The Tibet policy: India no longer content playing by China's rules
There is growing disenchantment with Chinese behaviour in New Delhi.
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China’s refusal to acknowledge Indian national security concerns is now leading to a gradual but significant change in India’s Tibet policy. The Modi government seems more open than its predecessors in re-evaluating the utility of the Tibet card in managing China. Shrugging off Beijing’s protests, the Dalai Lama will also be visiting Arunachal Pradesh which China claims as part of its own territory and where Indian government representatives will meet the religious leader.
The Chinese government has underlines that the Dalai Lama’s visit will cause “serious damage” to China-India ties, as “China is strongly opposed to Dalai Lama visiting disputed areas.” Beijing has suggested that “the Dalaiclique has long been engaging in anti-China separatist activities and its record on the border question is not that good.” Kiren Rijiju, Union minister of state for home affairs, is from Arunachal and is Prime Minister Narendra Modi's point man on Tibetan issues, will be meeting the Dalai Lama, who is visiting the Buddhist Tawang monastery after an eight-year interval.
In the beginning, the Modi government was willing to cede some ground to Chinese sensitivities on Tibet and hesitated to openly acknowledge official interactions with the Dalai Lama. But cornered by China’s openly hostile behaviour in recent months, a more public role for the Dalai Lama is being seen as an essential part of Indian response. President Pranab Mukherjee met the Dalai Lama at the inaugural session of the first “Laureates and Leaders for Children” summit held at the official residence of the President in New Delhi in December. It was the first meeting in decades between a serving Indian President and the Dalai Lama.China reacted strongly to President Pranab Mukherjee meeting the Dalai Lama at the inaugural session of the first “Laureates and Leaders for Children” summit. [Photo: Indiatoday.in]
China reacted strongly to this meeting, underlining that New Delhi was disrespecting one of Beijing’s core interests. New Delhi retorted by arguing that the Dalai Lama was a revered spiritual leader and it was a non-political event. China has also objected to the planned visit by the Dalai Lama to Arunachal Pradesh this year, saying it would damage bilateral ties with India and amount to New Delhi breaching political commitment on the boundary question.
Just recently, Dai Bingguo, the former Chinese special representative on boundary negotiations with India, has suggested that India holds the key to a final settlement of the border dispute. If India were to concede Tawang on the eastern front, Dai believes, China will make some concessions in Aksai Chin on the western front. From New Delhi’s perspective this is a non-starter but it underscores how central the issue of Tibet is in Sino-Indian bilateral matrix.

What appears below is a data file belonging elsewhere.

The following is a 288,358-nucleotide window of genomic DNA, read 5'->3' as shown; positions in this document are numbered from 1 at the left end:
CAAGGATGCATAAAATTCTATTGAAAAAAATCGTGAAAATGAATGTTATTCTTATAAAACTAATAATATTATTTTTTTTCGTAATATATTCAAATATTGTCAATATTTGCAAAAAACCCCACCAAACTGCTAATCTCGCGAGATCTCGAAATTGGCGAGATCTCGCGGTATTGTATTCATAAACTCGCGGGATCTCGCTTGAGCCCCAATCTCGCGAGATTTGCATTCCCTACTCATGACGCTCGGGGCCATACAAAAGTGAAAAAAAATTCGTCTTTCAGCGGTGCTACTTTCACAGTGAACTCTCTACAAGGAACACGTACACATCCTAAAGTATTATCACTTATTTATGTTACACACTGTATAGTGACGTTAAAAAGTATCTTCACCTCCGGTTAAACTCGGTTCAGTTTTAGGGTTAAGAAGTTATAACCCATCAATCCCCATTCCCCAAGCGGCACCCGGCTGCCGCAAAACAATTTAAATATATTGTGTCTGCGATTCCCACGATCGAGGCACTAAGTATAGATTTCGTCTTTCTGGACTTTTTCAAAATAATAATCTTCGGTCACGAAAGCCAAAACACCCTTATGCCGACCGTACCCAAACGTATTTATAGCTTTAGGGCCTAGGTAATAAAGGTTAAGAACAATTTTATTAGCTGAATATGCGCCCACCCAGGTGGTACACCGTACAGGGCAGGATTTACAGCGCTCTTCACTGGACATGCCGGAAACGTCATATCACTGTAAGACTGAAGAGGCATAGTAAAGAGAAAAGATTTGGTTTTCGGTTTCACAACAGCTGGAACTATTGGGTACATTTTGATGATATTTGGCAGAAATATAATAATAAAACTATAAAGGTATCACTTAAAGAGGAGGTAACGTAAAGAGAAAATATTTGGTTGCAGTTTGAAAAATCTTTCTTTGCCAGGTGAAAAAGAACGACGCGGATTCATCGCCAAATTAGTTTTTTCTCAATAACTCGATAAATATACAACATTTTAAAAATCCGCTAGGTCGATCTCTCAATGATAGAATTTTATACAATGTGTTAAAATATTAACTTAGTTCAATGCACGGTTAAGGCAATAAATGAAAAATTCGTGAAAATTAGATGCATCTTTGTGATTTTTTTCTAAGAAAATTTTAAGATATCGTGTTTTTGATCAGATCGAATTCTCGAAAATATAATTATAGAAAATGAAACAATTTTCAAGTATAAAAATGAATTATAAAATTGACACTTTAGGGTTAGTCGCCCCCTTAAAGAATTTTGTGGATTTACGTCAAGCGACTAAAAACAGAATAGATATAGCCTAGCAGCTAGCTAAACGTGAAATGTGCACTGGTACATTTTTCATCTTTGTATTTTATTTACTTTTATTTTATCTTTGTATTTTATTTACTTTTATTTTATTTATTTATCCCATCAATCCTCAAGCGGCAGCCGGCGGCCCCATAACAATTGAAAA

Despite being an unsettled inheritance from the British Raj, the Tibet question continues to bedevil Sino-Indian relations to the present day. The origins of the Sino-Indian war of 1962 in which India was defeated can be traced to the asylum provided to the Dalai Lama after China’s annexation of Tibet. China’s repressive policies in the Tibet Autonomous Region (TAR) have kept the Tibet question unresolved all these years. China has called the Dalai Lama a “wolf in sheep’s clothing” and accused him of fomenting separatism in the TAR and by keeping the Dalai Lama an honoured guest, India has continued to earn China’s wrath.
There is growing disenchantment with Chinese behaviour in New Delhi. Appeasing China by sacrificing the interests of the Tibetan people has not yielded any benefits to India and nor has there been tranquillity in the Himalayas for the last several decades. As China’s aggressiveness has grown, Indian policymakers are no longer content to play the rules set by China. There is more push than ever to support the legitimate rights of the Tibetan people so as to negotiate with China from a position of strength.
Sino-Indian ties are presently passing through a turbulent phase with China extending its “technical hold” on India’s move to get Pakistan-based Jaish-e-Mohammad chief Masood Azhar listed as a terrorist by the United Nations. Since March 2016, China has been blocking India’s move to put a ban on Azhar, under the sanctions committee of the UN Security Council, despite support from all other members of the 15-nation body. And in response to India testing its long range ballistic missiles recently, China has indicated that it would be willing to help Pakistan increase the range of its nuclear missiles. The coming to office in Washington of the new Trump Administration with its distinct hard-line approach towards China is adding new pressures on Sino-Indian relations. The recently concluded China-India Strategic Dialogue has not done much to bridge bilateral differences.
It is at this critical juncture that India wants to reintroduce the Tibet issue in the Sino-Indian strategic calculus. Given the inherent complexities in pursuing this, it remains to be seen how far the Modi government will go in challenging China on one of its core interests. But an important change is being ushered in by New Delhi and China will have to take it into account as it continues with its inherently anti-India positions on a range of issues.
(Courtesy: Mail Today)